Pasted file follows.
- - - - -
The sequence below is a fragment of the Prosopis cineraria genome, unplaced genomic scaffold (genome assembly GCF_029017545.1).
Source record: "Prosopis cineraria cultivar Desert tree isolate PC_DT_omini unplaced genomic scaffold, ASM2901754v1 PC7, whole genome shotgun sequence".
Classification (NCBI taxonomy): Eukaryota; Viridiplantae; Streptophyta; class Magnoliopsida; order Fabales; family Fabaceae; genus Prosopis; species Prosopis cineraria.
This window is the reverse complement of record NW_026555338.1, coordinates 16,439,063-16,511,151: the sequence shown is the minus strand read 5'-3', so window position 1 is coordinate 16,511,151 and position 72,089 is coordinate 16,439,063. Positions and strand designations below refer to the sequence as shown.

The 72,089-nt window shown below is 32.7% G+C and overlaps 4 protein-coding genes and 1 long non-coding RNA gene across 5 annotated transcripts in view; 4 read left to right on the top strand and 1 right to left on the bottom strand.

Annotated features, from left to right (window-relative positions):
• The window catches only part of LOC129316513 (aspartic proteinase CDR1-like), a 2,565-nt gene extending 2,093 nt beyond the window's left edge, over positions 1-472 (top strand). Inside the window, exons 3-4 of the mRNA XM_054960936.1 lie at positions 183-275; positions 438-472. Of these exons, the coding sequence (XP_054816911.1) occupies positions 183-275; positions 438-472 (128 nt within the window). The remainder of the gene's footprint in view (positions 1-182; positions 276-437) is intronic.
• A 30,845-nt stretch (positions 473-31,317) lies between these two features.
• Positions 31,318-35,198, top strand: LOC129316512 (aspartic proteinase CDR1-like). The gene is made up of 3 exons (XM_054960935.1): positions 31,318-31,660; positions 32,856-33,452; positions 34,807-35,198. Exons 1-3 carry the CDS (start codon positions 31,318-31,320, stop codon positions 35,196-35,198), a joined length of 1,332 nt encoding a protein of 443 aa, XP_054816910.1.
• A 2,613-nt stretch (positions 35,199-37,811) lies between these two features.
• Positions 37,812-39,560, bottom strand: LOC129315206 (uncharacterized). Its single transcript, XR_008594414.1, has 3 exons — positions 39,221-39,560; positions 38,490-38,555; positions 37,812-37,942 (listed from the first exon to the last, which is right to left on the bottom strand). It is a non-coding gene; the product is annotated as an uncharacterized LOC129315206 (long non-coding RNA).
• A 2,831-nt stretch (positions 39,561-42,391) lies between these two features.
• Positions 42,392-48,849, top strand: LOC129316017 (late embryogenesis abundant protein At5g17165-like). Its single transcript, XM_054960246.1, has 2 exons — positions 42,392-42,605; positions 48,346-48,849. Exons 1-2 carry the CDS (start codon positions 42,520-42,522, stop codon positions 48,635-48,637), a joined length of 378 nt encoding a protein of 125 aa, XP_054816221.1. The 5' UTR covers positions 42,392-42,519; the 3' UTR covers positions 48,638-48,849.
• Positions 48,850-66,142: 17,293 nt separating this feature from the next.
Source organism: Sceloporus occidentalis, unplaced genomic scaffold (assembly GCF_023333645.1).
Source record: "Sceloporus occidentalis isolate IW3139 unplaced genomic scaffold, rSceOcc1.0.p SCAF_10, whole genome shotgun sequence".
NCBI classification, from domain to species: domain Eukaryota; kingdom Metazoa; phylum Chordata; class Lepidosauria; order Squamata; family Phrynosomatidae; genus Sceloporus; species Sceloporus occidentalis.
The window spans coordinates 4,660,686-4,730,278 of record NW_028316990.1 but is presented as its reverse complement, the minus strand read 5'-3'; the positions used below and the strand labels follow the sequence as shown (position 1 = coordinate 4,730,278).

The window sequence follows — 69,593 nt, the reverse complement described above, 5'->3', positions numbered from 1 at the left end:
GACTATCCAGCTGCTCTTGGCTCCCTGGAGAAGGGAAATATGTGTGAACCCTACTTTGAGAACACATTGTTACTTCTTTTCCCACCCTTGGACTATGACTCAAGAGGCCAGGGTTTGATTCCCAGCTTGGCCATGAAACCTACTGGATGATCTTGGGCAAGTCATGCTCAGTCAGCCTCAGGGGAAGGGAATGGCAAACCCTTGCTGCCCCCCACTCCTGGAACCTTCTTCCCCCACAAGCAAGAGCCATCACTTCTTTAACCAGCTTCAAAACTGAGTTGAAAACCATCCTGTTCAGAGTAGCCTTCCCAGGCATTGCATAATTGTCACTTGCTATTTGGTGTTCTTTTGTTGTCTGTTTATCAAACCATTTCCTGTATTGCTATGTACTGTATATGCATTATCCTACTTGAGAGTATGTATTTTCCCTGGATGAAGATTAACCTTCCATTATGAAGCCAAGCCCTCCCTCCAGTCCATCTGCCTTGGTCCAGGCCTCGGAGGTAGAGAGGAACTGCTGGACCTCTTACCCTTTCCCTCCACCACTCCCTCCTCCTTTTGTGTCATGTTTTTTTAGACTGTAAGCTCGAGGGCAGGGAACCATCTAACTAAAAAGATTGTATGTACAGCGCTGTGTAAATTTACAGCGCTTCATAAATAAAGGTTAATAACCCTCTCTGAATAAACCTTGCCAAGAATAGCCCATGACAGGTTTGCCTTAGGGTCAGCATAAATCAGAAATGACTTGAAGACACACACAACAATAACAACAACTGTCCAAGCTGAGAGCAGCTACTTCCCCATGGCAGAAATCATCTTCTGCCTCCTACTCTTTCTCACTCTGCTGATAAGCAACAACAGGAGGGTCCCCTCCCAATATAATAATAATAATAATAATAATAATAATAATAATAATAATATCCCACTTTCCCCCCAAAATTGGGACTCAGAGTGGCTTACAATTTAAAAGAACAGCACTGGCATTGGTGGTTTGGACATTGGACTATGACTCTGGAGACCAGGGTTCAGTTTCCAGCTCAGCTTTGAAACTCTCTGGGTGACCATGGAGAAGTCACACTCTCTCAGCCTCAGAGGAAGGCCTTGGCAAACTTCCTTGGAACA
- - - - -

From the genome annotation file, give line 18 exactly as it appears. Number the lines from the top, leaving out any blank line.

The window spans coordinates 4,660,686-4,730,278 of record NW_028316990.1 but is presented as its reverse complement, the minus strand read 5'-3'; the positions used below and the strand labels follow the sequence as shown (position 1 = coordinate 4,730,278).